For long distance rides, you want to be able to carry stuff, so look for mounts to attach a rear rack, and stronger frames. A nice size frame triangle in the front of the frame can be a big help. Carrying the battery in the triangle gives you better bike handling. Better handling improves comfort for the long haul. With the battery in the frame, more cargo can be carried in panniers or on a rack.
Low quality bikes can be less comfortable than higher quality bikes. In some cases the frame may be sized for teens rather than full size adults.
The bike may simply have a poor saddle, or handlebars that look cool, but are not comfortable for longer rides. Brakes can be very important, and cheap bikes tend to have less effective brakes than higher priced bikes. But even the cheap v brakes can be pretty effective if adjusted right. You don’t have to have disk brakes, but some cheap caliper type rim brakes are really useless. If you get rim brakes, at least be sure they are the V brake type.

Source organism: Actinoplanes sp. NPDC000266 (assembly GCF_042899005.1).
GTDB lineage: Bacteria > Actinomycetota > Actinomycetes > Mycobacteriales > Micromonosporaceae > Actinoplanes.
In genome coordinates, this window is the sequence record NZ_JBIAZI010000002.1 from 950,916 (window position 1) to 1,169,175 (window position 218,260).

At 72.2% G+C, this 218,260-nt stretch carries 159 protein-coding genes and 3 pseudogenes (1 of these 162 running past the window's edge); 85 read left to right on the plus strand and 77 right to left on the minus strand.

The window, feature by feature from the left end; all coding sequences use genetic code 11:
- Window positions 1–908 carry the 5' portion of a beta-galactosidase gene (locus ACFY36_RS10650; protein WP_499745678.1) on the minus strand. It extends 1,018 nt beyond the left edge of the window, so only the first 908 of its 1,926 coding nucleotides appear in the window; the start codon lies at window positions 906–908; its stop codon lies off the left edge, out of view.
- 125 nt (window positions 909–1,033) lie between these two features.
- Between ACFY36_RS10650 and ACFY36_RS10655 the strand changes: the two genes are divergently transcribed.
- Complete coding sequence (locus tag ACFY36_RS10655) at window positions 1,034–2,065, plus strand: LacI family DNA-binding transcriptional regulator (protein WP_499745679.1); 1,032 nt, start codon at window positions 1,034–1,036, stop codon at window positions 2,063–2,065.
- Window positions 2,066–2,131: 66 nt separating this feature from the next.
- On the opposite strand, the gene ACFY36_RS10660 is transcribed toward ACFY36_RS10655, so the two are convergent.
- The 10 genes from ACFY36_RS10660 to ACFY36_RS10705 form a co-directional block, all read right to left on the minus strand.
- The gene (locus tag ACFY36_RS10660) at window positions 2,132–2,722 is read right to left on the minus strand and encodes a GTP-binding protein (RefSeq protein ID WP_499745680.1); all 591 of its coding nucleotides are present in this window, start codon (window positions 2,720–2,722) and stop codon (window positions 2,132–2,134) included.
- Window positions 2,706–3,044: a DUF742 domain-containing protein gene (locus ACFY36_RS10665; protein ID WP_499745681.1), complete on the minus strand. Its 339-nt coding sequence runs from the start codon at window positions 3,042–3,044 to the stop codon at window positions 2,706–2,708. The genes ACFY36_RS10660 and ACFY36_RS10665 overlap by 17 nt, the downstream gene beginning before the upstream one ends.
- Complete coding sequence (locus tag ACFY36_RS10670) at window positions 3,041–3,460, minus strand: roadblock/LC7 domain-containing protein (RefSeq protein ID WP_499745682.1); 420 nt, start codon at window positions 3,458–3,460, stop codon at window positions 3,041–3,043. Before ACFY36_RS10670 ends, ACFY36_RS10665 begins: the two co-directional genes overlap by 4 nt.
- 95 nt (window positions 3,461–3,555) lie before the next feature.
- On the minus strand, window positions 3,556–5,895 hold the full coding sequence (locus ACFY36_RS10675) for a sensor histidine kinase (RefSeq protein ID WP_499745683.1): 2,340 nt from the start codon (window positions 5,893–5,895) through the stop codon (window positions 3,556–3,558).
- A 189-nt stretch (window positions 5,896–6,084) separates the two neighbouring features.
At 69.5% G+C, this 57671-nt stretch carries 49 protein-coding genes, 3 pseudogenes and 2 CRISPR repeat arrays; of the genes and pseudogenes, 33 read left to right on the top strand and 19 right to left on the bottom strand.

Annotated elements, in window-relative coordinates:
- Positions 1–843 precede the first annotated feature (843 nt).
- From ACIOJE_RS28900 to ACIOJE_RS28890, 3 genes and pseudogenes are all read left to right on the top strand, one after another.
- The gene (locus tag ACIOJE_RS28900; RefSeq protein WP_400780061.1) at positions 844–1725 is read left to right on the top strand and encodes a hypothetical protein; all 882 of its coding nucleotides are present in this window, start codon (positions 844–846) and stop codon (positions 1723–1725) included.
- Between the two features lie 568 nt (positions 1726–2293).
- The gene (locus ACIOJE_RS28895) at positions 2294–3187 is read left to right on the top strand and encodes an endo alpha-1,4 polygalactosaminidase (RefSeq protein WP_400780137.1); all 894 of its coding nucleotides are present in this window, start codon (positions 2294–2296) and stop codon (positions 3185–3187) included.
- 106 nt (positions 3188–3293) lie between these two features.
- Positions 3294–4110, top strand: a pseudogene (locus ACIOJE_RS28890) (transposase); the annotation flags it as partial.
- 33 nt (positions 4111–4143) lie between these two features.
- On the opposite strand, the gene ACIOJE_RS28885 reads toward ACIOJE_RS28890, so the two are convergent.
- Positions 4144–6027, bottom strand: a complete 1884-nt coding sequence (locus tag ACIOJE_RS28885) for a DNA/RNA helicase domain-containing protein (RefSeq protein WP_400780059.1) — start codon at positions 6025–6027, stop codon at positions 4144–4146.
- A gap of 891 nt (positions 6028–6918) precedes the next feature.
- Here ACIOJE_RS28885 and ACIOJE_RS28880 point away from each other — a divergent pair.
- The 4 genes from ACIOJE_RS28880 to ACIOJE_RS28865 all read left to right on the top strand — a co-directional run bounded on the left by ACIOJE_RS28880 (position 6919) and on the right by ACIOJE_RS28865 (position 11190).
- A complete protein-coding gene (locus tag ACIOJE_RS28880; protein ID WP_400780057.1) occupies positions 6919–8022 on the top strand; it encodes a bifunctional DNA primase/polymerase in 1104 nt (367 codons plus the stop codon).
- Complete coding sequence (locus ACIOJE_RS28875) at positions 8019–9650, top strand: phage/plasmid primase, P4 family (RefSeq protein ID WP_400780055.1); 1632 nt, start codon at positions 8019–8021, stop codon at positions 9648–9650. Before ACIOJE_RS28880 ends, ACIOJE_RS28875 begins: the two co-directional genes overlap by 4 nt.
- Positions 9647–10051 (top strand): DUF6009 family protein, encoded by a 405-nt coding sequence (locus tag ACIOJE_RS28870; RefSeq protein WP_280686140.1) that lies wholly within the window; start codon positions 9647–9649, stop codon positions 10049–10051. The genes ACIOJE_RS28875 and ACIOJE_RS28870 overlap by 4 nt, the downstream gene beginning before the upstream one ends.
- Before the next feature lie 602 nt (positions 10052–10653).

Here are a few pictures of low quality bikes I made into commuter electric bikes.
My first attempt was a trike:
It was never intended to go much farther than 10 miles. It worked, but the trike had some serious problems. It got hard to steer and turn at higher speeds, and the motor I put on it allowed speeds up to 30 mph. So you had to choose between slow and unsafe. Slow had little appeal when going farther than 10
Next try was a cheap full suspension bike:
Bought used, it was falling apart by the time I put 500 miles on it. The frame actually cracked. The suspension on it worked, but not very well. Built for a young teen, I began replacing handlebars with taller ones, and using very long seatposts.
So I thought, I’ll buy a new cheap bike:
I picked out a type known as a comfort bike. To my surprise, the suspension on this new bike was a lot worse than the other cheap bike. It bottomed out on tiny bumps. It was an unbelievably poorly made bike. Also the small gear on the front crank made pedaling along with the motor impossible. You need a high gear to pedal along at 25+ mph. This bike, like the trike, was geared for 15 mph max. The problem was not that it was a comfort bike, the problem was that it was a really poorly made one.